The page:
Also Known As
Insulin C-peptide
This article was last reviewed on
This article waslast modified on 23 August 2021.
At a Glance
Why Get Tested?

To monitor insulin production by the beta cells in the pancreas and to help determine the cause of hypoglycaemia (low blood sugar) or assessment of insulin resistance (which can help diagnose the type of diabetes mellitus a person has or the severity of the metabolic syndrome).

When To Get Tested?

If you have diabetes mellitus and your doctor wants to see if you are producing any of your own insulin, if you are thought to be insulin resistant (when your body does not respond properly to insulin), or to help establish if it is time to add insulin injections to your current treatment. Your doctor also may request a C-peptide blood test if you have an episode of low blood sugar, called hypoglycaemia.

Sample Required?

A blood sample taken from a vein in your arm and sometimes a 24-hour urine sample is taken, or urine sample 2 hours after your largest meal of the day is taken.

Test Preparation Needed?

Fasting for 8 to 10 hours before blood testing may be required, alternatively a meal stimulus or symptoms present thought to be due to hypoglycaemia.

On average it takes 7 working days for the blood test results to come back from the hospital, depending on the exact tests requested. Some specialist test results may take longer, if samples have to be sent to a reference (specialist) laboratory. The X-ray & scan results may take longer. If you are registered to use the online services of your local practice, you may be able to access your results online. Your GP practice will be able to provide specific details.

If the doctor wants to see you about the result(s), you will be offered an appointment. If you are concerned about your test results, you will need to arrange an appointment with your doctor so that all relevant information including age, ethnicity, health history, signs and symptoms, laboratory and other procedures (radiology, endoscopy, etc.), can be considered.

Lab Tests Online-UK is an educational website designed to provide patients and carers with information on laboratory tests used in medical care. We are not a laboratory and are unable to comment on an individual's health and treatment.

Reference ranges are dependent on many factors, including patient age, sex, sample population, and test method, and numeric test results can have different meanings in different laboratories.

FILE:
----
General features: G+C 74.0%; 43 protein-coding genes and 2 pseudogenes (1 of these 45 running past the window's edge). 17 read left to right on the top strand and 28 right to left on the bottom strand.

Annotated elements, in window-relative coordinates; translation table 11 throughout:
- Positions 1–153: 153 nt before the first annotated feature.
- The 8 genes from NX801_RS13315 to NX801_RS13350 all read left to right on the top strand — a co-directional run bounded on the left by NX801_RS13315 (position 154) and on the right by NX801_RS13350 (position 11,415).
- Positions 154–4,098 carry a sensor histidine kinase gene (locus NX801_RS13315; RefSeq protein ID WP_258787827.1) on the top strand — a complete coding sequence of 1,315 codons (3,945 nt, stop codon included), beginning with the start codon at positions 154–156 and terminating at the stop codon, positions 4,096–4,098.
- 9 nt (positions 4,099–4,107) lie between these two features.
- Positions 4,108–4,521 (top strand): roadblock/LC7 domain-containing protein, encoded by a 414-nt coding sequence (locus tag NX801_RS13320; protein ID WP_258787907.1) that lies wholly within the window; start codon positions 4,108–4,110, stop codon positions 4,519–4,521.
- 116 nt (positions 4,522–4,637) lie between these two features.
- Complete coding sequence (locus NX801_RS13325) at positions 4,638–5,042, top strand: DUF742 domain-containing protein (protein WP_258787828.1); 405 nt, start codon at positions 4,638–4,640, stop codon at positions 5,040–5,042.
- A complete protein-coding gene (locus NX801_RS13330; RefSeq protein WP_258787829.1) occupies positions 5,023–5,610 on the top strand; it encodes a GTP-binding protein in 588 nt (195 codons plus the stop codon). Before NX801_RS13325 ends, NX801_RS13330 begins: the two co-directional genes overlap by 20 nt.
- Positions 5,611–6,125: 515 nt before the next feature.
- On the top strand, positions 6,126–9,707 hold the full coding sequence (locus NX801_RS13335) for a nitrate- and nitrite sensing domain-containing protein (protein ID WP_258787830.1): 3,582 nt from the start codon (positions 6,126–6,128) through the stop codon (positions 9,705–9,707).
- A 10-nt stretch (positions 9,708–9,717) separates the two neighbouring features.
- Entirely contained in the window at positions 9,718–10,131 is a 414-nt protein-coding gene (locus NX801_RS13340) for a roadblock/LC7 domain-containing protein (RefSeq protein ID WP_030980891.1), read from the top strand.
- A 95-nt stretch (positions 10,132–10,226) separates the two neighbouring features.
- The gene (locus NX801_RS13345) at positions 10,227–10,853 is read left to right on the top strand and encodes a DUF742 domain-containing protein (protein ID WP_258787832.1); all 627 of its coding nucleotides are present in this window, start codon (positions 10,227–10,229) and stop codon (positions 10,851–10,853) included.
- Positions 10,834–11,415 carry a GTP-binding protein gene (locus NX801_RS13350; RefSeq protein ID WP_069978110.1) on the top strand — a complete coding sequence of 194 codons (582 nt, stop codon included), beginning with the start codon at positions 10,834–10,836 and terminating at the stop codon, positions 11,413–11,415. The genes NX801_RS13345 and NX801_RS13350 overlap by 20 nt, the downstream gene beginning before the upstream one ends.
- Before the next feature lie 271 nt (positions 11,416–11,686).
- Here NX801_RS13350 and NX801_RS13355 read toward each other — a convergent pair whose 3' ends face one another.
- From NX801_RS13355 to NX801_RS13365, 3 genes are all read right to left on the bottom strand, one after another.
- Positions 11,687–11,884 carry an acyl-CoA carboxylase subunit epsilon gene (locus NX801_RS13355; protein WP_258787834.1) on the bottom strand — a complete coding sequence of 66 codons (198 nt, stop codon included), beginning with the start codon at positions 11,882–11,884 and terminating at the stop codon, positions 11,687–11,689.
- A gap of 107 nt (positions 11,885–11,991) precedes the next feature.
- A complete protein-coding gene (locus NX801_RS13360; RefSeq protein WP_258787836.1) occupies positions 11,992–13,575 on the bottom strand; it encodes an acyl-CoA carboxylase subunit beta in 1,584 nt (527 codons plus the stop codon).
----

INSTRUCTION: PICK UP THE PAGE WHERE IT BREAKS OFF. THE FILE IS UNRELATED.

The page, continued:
For these reasons, you will not find reference ranges for the majority of tests described on this web site. The lab report containing your test results should include the relevant reference range for your test(s). Please consult your doctor or the laboratory that performed the test(s) to obtain the reference range if you do not have the lab report.

For more information on reference ranges, please read Reference Ranges and What They Mean.

What is being tested?

This test measures the amount of C-peptide in a blood or urine sample. C-peptide and the hormone insulin are created from a larger molecule called proinsulin, and stored in the beta cells of the pancreas. When insulin is released into the bloodstream to help transport glucose into the body's cells (to be used for energy), equal amounts of C-peptide also are released. This makes C-peptide useful as a marker of insulin production and indeed better in some cases than insulin as it is more stable in the blood (insulin immediately binding to receptors and therefore the concentration in the blood rapidly falling).

C-peptide can be used to help evaluate the production of endogenous insulin (insulin made by the body's beta cells) and to help differentiate it from exogenous insulin (insulin that is not produced by the body, e.g. injected insulin). This differentiation can be used to help diagnose and monitor a variety of conditions.

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Common Questions
  • How is it used?

    When a patient has newly diagnosed diabetes, C-peptide can be used to help determine the type of diabetes, how much insulin the patient's pancreas is still producing and whether or not that insulin is being used effectively.

    Type 1 diabetes is an autoimmune process that often starts in early childhood and involves the destruction of the beta cells of the pancreas over time. Eventually, little or no insulin (or C-peptide) is produced, leading to a complete dependence on injected insulin.